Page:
Today Barbara is not dependent on drugs and alcohol and her self esteem appears to be on the rise. She went on to complete an undergraduate degree in psychology, is now working on a graduate degree in social work, and is holding a responsible job in the field.


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Dr. Roger Callahan, founder of Thought Field Therapy, wrote the following in the newsletter “The Thought Field”, Volume 6, Issue 4:

A health care professional became very interested in my work when she observed obvious improvements in some of her patients and herself as a result of TFT done by a colleague. After observing such events over a period of two years, she began to wonder if TFT might be able to help her daughter who had been raped two years earlier when she was only 13 years old. Lenore (a fictitious name) had been in psychotherapy for two years with a very dedicated psychotherapist. Despite the fine efforts of the therapist, Lenore was still suffering terribly.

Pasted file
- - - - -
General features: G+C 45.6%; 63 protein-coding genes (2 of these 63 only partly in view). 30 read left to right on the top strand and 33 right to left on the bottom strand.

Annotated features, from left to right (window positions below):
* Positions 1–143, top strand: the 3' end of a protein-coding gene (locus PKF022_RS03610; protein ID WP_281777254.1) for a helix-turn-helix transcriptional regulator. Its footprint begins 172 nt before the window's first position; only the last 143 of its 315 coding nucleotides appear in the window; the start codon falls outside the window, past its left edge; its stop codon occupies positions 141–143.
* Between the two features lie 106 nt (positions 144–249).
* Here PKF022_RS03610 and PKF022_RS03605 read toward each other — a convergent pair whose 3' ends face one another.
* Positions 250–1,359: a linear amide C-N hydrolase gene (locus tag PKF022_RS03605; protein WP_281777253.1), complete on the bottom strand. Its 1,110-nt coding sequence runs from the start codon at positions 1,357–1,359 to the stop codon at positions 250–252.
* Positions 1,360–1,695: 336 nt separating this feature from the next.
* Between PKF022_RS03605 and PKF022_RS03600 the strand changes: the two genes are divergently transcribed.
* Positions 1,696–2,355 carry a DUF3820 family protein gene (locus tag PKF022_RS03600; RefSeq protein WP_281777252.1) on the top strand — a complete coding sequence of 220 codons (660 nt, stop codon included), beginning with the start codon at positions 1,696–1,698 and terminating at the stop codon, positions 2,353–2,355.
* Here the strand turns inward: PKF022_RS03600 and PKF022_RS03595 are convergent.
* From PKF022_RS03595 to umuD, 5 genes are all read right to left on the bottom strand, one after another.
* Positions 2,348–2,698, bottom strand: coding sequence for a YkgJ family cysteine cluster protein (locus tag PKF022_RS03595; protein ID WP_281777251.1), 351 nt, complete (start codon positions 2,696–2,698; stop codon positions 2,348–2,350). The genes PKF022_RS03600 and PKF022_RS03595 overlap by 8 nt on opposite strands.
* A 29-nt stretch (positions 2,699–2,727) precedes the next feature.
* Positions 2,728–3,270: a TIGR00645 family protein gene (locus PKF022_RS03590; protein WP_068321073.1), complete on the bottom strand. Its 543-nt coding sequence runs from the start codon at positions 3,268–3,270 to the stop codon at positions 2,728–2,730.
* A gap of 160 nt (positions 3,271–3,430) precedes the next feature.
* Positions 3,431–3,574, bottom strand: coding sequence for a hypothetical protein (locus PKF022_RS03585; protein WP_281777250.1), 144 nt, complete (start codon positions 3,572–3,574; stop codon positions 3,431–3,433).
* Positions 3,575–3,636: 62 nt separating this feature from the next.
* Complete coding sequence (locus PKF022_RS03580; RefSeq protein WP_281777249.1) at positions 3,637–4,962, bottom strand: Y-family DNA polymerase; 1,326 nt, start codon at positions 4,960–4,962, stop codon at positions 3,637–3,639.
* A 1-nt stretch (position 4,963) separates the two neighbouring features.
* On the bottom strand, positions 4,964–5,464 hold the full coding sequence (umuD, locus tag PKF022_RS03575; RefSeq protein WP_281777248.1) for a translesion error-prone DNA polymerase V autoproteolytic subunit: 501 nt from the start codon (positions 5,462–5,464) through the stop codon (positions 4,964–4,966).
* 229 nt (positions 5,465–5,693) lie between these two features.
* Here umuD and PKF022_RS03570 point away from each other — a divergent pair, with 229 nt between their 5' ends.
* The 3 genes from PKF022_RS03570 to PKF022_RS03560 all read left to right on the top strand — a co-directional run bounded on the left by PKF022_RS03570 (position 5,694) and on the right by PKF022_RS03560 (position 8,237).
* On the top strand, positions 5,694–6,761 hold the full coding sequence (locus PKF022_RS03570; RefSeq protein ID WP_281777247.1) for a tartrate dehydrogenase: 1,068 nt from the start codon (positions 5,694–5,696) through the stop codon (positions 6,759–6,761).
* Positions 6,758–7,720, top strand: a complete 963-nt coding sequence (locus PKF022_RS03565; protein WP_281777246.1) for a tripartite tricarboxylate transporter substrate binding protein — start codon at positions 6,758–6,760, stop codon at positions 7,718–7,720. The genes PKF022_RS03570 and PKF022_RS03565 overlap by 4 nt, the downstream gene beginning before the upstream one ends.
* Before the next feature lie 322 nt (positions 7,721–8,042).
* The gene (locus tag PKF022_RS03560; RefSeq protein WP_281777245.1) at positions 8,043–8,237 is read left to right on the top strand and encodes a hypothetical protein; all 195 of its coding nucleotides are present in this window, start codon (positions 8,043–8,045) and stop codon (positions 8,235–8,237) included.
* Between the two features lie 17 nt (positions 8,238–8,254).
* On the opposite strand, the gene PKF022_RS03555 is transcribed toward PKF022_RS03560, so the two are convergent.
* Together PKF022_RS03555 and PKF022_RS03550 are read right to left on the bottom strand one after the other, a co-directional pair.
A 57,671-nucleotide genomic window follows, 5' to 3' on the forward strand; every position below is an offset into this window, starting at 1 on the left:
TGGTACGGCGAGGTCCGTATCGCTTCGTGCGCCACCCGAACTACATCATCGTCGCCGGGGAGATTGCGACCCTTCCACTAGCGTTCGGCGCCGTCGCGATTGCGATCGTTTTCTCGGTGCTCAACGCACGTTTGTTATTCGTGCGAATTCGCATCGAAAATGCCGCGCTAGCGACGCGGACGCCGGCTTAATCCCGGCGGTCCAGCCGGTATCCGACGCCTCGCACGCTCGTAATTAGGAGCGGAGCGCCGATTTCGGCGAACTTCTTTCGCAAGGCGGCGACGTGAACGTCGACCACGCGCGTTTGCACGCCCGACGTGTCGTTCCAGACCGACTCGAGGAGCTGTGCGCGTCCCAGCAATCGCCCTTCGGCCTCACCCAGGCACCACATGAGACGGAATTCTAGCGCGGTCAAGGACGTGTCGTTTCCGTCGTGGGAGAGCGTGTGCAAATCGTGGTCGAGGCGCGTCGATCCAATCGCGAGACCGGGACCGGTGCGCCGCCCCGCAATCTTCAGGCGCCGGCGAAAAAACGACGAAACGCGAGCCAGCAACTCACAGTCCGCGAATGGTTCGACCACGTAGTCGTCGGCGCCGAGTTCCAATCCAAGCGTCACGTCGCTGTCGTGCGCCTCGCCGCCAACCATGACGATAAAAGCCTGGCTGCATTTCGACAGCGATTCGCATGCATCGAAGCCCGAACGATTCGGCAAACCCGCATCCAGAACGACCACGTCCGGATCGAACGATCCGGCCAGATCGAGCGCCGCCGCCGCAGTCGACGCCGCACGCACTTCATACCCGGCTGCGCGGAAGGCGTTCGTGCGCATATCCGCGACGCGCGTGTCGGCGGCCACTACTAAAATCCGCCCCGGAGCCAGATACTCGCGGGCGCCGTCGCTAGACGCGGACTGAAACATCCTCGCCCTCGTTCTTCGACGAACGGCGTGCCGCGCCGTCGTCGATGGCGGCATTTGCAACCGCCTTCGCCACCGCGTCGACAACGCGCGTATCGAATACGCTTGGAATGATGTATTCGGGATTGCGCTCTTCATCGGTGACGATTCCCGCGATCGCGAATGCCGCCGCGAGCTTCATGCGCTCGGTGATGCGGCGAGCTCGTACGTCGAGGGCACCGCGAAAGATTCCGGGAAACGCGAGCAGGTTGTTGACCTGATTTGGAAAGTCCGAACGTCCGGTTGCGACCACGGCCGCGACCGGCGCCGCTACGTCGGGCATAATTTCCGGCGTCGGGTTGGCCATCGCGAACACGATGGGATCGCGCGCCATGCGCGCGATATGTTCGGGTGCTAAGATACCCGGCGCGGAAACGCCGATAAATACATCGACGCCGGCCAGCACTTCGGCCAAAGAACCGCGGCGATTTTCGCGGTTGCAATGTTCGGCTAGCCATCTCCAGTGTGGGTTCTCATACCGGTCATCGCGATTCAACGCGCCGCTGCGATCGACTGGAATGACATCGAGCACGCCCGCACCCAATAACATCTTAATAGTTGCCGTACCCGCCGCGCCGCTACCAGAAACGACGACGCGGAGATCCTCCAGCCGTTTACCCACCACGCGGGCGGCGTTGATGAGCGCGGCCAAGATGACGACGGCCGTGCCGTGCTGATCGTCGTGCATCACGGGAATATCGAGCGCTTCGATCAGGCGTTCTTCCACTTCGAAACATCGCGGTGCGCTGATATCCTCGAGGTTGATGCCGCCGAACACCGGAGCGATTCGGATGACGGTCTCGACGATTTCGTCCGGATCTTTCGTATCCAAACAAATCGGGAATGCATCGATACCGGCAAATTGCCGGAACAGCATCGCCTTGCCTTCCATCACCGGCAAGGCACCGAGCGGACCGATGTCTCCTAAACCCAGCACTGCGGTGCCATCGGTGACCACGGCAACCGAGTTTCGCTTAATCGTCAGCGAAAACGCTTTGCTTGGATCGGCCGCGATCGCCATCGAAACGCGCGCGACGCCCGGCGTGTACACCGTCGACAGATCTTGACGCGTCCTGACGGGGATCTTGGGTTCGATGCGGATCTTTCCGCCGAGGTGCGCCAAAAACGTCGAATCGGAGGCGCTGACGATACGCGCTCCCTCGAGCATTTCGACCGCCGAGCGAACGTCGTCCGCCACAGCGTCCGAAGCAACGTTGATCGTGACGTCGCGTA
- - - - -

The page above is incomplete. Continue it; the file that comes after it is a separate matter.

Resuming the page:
The possibility did not initially occur to the mother that TFT might help her daughter’s condition since her many disturbances were clearly due to a terrible reality situation. Believing the conventional view, she assumed that the problem would have to be treated gradually over a period of years and that a rapid treatment could not possibly have a good effect on such a terrible and real situation.

Prior to the rape Lenore was a very sociable, happy, and generally outstanding child. Lenore was doing very well in school and was doing well in a number of ways.

After the rape, Lenore became a completely different youngster. She began to overeat and purge. She constantly obsessed about the rape and had regular severe nightmares. Formerly a superb student, she became a very poor one. She was hospitalized in an institution specializing in eating disorders. Unfortunately, she became worse while in the hospital and began cutting herself and taking laxatives. (more…)

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The following is an article by Sharon Hales, TFT-Dx, rape crisis specialist, from “The ATFT Update”, Issue 11, Spring 2009: